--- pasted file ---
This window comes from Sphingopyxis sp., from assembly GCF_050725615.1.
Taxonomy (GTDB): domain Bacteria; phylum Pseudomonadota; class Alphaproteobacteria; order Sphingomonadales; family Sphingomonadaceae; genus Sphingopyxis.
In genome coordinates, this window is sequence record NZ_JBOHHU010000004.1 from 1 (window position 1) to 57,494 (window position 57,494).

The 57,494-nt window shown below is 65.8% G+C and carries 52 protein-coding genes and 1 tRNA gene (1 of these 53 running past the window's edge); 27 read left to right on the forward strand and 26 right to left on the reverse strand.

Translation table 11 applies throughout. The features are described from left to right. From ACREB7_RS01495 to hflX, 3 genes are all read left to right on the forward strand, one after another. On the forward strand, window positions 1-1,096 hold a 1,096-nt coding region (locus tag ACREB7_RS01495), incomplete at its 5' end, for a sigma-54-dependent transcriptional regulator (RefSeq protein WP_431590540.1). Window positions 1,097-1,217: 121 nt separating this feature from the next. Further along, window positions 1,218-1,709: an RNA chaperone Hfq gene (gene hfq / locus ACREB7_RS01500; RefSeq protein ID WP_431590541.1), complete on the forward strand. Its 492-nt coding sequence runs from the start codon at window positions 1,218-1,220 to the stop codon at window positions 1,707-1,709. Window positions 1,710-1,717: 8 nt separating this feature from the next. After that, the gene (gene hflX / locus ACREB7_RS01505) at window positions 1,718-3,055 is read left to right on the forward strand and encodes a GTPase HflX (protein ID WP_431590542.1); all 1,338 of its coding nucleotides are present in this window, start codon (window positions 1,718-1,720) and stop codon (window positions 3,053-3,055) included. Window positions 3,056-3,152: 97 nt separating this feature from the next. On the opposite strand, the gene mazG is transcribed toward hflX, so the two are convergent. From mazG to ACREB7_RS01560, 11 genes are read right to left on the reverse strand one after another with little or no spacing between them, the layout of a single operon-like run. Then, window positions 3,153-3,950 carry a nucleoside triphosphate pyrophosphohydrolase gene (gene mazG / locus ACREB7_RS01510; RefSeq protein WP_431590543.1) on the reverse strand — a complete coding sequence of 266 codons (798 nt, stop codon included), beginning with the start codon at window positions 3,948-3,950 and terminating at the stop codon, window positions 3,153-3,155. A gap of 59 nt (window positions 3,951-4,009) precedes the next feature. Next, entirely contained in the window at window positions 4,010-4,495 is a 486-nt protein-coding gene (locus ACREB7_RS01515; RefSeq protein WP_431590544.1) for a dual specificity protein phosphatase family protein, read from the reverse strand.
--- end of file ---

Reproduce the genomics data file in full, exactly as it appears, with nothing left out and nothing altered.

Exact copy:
This window comes from Sphingopyxis sp., from assembly GCF_050725615.1.
Taxonomy (GTDB): domain Bacteria; phylum Pseudomonadota; class Alphaproteobacteria; order Sphingomonadales; family Sphingomonadaceae; genus Sphingopyxis.
In genome coordinates, this window is sequence record NZ_JBOHHU010000004.1 from 1 (window position 1) to 57,494 (window position 57,494).

The 57,494-nt window shown below is 65.8% G+C and carries 52 protein-coding genes and 1 tRNA gene (1 of these 53 running past the window's edge); 27 read left to right on the forward strand and 26 right to left on the reverse strand.

Translation table 11 applies throughout. The features are described from left to right. From ACREB7_RS01495 to hflX, 3 genes are all read left to right on the forward strand, one after another. On the forward strand, window positions 1-1,096 hold a 1,096-nt coding region (locus tag ACREB7_RS01495), incomplete at its 5' end, for a sigma-54-dependent transcriptional regulator (RefSeq protein WP_431590540.1). Window positions 1,097-1,217: 121 nt separating this feature from the next. Further along, window positions 1,218-1,709: an RNA chaperone Hfq gene (gene hfq / locus ACREB7_RS01500; RefSeq protein ID WP_431590541.1), complete on the forward strand. Its 492-nt coding sequence runs from the start codon at window positions 1,218-1,220 to the stop codon at window positions 1,707-1,709. Window positions 1,710-1,717: 8 nt separating this feature from the next. After that, the gene (gene hflX / locus ACREB7_RS01505) at window positions 1,718-3,055 is read left to right on the forward strand and encodes a GTPase HflX (protein ID WP_431590542.1); all 1,338 of its coding nucleotides are present in this window, start codon (window positions 1,718-1,720) and stop codon (window positions 3,053-3,055) included. Window positions 3,056-3,152: 97 nt separating this feature from the next. On the opposite strand, the gene mazG is transcribed toward hflX, so the two are convergent. From mazG to ACREB7_RS01560, 11 genes are read right to left on the reverse strand one after another with little or no spacing between them, the layout of a single operon-like run. Then, window positions 3,153-3,950 carry a nucleoside triphosphate pyrophosphohydrolase gene (gene mazG / locus ACREB7_RS01510; RefSeq protein WP_431590543.1) on the reverse strand — a complete coding sequence of 266 codons (798 nt, stop codon included), beginning with the start codon at window positions 3,948-3,950 and terminating at the stop codon, window positions 3,153-3,155. A gap of 59 nt (window positions 3,951-4,009) precedes the next feature. Next, entirely contained in the window at window positions 4,010-4,495 is a 486-nt protein-coding gene (locus ACREB7_RS01515; RefSeq protein WP_431590544.1) for a dual specificity protein phosphatase family protein, read from the reverse strand.